With growing concern we observe that in the course of the boom of sustainable investments, especially in the field of impact investments, the danger of impact washing has strongly increased, partly enabled by unclear regulatory frameworks. Providers of investment funds in particular are increasingly advertising the positive social or ecological impact of their investments. In doing so, they often refer to the Sustainable Development Goals (SDGs) of the United Nations and use various instruments to demonstrate the positive impact of their investments.
The sometimes controversial and potentially misleading representations of impact, which in some cases are linked to intent and measurability, lead to a decline in trust in the industry as a whole. This also affects the credibility of those market participants with a long-standing commitment to impact investing and financing, and makes it more difficult for much-needed capital to flow into sustainable sectors.
For this reason, together with GLS Investments and other experienced sustainability houses, we have developed the “Guidelines for the Transparent Presentation of Impact” to ensure greater market transparency.
Six questions to prevent impact washing
We encourage all market participants to communicate honestly and openly how positive social and/or environmental impact can be achieved and what the limitations are. In particular, we recommend that providers of impact investments take a stand on the following questions:
1. who is responsible for impact: investor or investment?
It is crucial who is responsible for the social-ecological impact. Do not talk about “Our Impact” if it is solely about the impact of portfolio companies, especially in the securities sector. Therefore, show the capital flows transparently. Make a clear distinction between capital flows to companies that can have a positive impact, and secondary market transactions in which securities merely change hands without any demonstrable impact on the company.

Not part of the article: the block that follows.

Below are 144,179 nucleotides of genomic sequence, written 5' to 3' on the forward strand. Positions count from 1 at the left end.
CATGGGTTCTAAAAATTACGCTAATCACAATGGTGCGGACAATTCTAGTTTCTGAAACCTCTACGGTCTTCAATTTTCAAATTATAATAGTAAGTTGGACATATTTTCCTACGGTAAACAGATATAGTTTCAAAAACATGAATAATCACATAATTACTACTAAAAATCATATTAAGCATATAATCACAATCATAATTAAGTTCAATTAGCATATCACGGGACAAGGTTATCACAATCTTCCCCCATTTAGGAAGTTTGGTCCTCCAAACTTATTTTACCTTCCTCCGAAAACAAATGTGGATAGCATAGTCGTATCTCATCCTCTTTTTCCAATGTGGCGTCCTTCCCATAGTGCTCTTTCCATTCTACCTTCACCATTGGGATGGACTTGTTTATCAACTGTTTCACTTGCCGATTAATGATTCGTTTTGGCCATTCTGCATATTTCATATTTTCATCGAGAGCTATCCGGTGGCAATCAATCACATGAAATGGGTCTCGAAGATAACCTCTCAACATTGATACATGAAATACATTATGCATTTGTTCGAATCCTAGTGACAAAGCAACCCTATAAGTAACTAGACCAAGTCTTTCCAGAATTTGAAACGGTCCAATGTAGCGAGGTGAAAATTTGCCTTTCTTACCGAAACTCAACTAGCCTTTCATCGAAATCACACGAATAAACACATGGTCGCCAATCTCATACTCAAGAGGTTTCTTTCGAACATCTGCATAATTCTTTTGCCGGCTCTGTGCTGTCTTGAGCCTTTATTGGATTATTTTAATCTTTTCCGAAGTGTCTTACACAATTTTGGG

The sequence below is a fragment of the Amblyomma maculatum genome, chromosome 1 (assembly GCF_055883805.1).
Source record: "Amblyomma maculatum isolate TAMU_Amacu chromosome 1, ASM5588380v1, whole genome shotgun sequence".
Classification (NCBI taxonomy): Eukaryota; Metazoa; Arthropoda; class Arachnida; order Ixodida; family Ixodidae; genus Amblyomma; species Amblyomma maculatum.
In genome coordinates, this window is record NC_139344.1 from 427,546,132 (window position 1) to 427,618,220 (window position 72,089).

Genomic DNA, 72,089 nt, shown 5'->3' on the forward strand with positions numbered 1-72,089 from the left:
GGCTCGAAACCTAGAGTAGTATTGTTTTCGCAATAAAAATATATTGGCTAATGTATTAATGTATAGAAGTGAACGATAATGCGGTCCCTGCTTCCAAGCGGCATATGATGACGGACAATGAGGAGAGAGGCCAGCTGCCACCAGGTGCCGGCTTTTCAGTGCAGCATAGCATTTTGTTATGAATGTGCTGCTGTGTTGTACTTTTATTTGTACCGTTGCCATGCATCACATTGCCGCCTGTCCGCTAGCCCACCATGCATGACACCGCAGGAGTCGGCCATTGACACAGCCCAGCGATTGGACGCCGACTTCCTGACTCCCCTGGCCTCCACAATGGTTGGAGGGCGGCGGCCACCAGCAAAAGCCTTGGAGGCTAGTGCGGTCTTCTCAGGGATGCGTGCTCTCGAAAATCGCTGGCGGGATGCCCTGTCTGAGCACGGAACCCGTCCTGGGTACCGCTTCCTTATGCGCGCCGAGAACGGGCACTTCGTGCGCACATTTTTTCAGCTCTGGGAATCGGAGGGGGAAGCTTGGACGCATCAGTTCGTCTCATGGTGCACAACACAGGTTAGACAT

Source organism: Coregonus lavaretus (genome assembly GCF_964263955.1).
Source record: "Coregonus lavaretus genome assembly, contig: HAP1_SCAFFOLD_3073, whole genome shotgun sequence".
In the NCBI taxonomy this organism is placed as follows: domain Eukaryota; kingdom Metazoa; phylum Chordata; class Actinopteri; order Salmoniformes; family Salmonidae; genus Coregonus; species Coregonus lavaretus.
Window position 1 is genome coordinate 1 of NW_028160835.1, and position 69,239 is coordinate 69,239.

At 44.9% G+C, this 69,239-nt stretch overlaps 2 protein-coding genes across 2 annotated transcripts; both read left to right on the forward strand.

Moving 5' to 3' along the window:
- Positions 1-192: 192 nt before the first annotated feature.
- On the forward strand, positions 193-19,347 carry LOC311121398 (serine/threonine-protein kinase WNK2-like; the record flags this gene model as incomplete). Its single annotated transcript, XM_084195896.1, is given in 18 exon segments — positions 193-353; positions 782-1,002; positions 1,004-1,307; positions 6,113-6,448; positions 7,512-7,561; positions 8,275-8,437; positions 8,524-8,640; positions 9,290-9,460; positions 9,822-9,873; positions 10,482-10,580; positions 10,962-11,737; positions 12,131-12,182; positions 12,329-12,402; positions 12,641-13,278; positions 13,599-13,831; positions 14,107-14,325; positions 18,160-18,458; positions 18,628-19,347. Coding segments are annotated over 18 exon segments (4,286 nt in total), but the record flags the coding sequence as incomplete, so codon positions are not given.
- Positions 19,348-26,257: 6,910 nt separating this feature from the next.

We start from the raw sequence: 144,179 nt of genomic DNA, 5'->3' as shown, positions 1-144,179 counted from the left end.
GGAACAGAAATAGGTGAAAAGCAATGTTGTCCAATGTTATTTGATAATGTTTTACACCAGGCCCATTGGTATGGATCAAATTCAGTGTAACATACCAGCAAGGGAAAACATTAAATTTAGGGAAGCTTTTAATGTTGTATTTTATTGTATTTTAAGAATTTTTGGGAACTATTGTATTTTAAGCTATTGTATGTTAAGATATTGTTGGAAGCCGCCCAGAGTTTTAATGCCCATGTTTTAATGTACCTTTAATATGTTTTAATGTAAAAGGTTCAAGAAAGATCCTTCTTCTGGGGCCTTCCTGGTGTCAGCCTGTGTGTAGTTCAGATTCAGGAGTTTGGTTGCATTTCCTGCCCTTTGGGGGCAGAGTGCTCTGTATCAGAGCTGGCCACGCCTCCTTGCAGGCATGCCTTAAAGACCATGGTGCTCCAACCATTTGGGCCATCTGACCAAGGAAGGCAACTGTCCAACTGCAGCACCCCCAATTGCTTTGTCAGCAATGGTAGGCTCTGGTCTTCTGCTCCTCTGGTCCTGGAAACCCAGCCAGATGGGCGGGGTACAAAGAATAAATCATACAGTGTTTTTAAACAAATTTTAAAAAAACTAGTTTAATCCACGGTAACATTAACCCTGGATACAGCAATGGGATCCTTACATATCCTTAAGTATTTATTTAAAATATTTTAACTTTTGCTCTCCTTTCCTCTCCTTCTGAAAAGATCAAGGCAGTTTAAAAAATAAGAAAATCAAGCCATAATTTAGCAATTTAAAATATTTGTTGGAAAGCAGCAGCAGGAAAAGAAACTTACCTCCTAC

2. What are the actual impact potentials of your investment? Where is social or environmental value added?
Clearly demonstrate your contribution, especially in dialogue with companies in which you invest. What demands have you made on the companies? Can positive changes in the company actually be attributed to your “commitment”? Have you also sold a stock when the dialogue has not been successful?
3. Are your impact scoring models understandable to investors and not misleading?
Do not suggest that you can use complex, unrealistic models to measure impact or contribution to the SDGs. The term impact means contribution to societal change. It is thus characterized by a long-term, societal perspective, not by the improvement of individual ESG metrics. Therefore, to achieve impact, clear social-ecological objectives are needed that are guided by planetary guardrails and social foundations, not by relative ESG metrics.
4. Are you referring to specific impact indicators?
Revenue is not an impact. Explain to your investors that financial metrics are not enough to determine specific impact. Also use impact indicators that are appropriate to measure your contribution to achieving specific social or environmental goals. Make it clear how the indicators are calculated. 5.
5. Do you also limit the negative impact of your investments?
Ensure, e.g. through strict exclusion criteria, that you avoid negative impacts in your investments as far as possible, such as high greenhouse gas emissions, poor working conditions or dubious tax saving schemes.
6. Do you handle the SDG icons responsibly?
Do not use the SDG icons in an abusive or misleading way. With reference to the wording of the UN resolution of September 25, 2015 and individual SDG sub-goals, explain how you contribute to a particular SDG.
We encourage providers of impact-oriented investments to consider these recommendations when presenting impact. In this way, you create the basis for investors to be able to understand and transparently assess the actual contribution of a company or fund to sustainable development. In this way, you as a fund provider and market participant help to establish trust in impact investing. The great potential that impact investing has for the sustainable transformation of our economic system
and the achievement of the SDGs must not be lost because it has been misused for marketing purposes.